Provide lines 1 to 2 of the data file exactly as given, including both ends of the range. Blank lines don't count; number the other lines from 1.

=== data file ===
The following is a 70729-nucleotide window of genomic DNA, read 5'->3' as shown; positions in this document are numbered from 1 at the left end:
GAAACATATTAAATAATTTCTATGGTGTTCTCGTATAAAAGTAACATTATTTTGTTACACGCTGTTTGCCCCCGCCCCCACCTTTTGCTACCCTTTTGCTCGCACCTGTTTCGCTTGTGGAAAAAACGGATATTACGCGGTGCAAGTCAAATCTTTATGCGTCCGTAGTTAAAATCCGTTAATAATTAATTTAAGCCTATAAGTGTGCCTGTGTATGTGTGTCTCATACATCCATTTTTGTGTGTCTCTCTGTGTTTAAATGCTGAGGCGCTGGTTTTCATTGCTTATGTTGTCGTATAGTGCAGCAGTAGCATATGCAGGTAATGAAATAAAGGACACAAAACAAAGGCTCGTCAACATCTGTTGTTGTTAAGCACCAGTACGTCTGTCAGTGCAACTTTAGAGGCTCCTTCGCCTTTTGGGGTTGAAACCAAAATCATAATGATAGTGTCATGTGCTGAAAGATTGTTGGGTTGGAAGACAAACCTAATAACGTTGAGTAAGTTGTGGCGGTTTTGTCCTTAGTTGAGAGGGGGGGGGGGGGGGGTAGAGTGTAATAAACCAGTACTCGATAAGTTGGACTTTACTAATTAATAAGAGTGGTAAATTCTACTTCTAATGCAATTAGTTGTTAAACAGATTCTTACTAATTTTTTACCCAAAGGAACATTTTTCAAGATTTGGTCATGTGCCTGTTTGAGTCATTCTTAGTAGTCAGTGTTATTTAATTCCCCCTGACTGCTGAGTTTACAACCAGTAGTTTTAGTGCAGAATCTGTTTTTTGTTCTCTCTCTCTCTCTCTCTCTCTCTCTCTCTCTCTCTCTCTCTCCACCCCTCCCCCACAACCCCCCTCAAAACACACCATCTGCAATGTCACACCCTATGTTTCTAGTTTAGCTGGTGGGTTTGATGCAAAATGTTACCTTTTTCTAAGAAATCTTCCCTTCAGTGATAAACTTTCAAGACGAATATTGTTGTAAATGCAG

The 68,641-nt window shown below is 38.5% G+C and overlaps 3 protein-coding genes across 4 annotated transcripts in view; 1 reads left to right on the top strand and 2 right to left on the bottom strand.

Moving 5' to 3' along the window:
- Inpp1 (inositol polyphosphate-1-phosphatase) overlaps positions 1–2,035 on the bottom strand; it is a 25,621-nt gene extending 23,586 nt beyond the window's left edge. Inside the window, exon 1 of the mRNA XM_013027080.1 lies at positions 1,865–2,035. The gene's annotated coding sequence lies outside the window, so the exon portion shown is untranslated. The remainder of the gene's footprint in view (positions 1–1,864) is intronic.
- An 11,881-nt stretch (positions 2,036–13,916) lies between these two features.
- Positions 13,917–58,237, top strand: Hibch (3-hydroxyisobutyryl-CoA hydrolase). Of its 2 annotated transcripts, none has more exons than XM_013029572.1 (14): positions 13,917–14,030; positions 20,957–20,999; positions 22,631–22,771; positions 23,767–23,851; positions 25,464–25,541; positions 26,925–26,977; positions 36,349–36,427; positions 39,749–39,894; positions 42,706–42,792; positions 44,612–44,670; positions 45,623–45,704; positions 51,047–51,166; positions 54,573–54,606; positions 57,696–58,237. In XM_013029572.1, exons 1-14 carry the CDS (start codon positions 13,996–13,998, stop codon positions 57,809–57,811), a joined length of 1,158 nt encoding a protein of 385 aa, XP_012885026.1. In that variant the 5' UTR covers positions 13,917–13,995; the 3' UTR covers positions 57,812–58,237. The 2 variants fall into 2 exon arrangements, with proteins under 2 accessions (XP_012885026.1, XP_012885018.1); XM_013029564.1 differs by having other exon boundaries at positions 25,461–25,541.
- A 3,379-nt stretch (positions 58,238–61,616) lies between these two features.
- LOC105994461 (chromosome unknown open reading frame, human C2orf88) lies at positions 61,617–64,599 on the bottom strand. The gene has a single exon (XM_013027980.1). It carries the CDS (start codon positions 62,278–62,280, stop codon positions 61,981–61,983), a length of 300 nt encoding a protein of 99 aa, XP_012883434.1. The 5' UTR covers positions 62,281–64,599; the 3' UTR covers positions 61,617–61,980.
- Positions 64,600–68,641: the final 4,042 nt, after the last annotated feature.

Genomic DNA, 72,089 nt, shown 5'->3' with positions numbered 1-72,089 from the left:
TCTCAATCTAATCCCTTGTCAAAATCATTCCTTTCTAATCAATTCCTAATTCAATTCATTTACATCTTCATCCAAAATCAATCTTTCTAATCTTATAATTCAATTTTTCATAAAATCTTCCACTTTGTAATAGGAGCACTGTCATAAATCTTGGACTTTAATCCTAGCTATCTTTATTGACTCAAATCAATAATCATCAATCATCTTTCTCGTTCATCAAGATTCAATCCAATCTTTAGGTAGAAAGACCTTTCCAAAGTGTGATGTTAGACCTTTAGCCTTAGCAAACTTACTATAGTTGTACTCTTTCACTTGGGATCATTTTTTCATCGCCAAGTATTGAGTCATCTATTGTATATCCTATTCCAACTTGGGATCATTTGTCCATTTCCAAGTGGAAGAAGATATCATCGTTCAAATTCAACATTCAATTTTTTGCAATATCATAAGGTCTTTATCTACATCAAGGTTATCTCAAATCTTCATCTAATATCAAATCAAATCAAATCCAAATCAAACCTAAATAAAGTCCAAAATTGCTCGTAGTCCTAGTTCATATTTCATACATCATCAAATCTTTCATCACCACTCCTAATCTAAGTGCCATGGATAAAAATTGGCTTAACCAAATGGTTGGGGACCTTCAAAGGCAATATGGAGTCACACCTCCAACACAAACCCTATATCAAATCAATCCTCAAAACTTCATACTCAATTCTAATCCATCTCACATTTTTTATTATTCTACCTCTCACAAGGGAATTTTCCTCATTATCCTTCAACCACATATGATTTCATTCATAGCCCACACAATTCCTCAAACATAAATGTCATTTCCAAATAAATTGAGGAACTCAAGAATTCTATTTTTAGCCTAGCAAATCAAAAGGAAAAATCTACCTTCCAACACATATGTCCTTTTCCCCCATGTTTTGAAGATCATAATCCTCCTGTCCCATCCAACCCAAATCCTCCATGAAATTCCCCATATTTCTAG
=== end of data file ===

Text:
The following is a 70729-nucleotide window of genomic DNA, read 5'->3' as shown; positions in this document are numbered from 1 at the left end:
GAAACATATTAAATAATTTCTATGGTGTTCTCGTATAAAAGTAACATTATTTTGTTACACGCTGTTTGCCCCCGCCCCCACCTTTTGCTACCCTTTTGCTCGCACCTGTTTCGCTTGTGGAAAAAACGGATATTACGCGGTGCAAGTCAAATCTTTATGCGTCCGTAGTTAAAATCCGTTAATAATTAATTTAAGCCTATAAGTGTGCCTGTGTATGTGTGTCTCATACATCCATTTTTGTGTGTCTCTCTGTGTTTAAATGCTGAGGCGCTGGTTTTCATTGCTTATGTTGTCGTATAGTGCAGCAGTAGCATATGCAGGTAATGAAATAAAGGACACAAAACAAAGGCTCGTCAACATCTGTTGTTGTTAAGCACCAGTACGTCTGTCAGTGCAACTTTAGAGGCTCCTTCGCCTTTTGGGGTTGAAACCAAAATCATAATGATAGTGTCATGTGCTGAAAGATTGTTGGGTTGGAAGACAAACCTAATAACGTTGAGTAAGTTGTGGCGGTTTTGTCCTTAGTTGAGAGGGGGGGGGGGGGGGGTAGAGTGTAATAAACCAGTACTCGATAAGTTGGACTTTACTAATTAATAAGAGTGGTAAATTCTACTTCTAATGCAATTAGTTGTTAAACAGATTCTTACTAATTTTTTACCCAAAGGAACATTTTTCAAGATTTGGTCATGTGCCTGTTTGAGTCATTCTTAGTAGTCAGTGTTATTTAATTCCCCCTGACTGCTGAGTTTACAACCAGTAGTTTTAGTGCAGAATCTGTTTTTTGTTCTCTCTCTCTCTCTCTCTCTCTCTCTCTCTCTCTCTCTCTCTCCACCCCTCCCCCACAACCCCCCTCAAAACACACCATCTGCAATGTCACACCCTATGTTTCTAGTTTAGCTGGTGGGTTTGATGCAAAATGTTACCTTTTTCTAAGAAATCTTCCCTTCAGTGATAAACTTTCAAGACGAATATTGTTGTAAATGCAG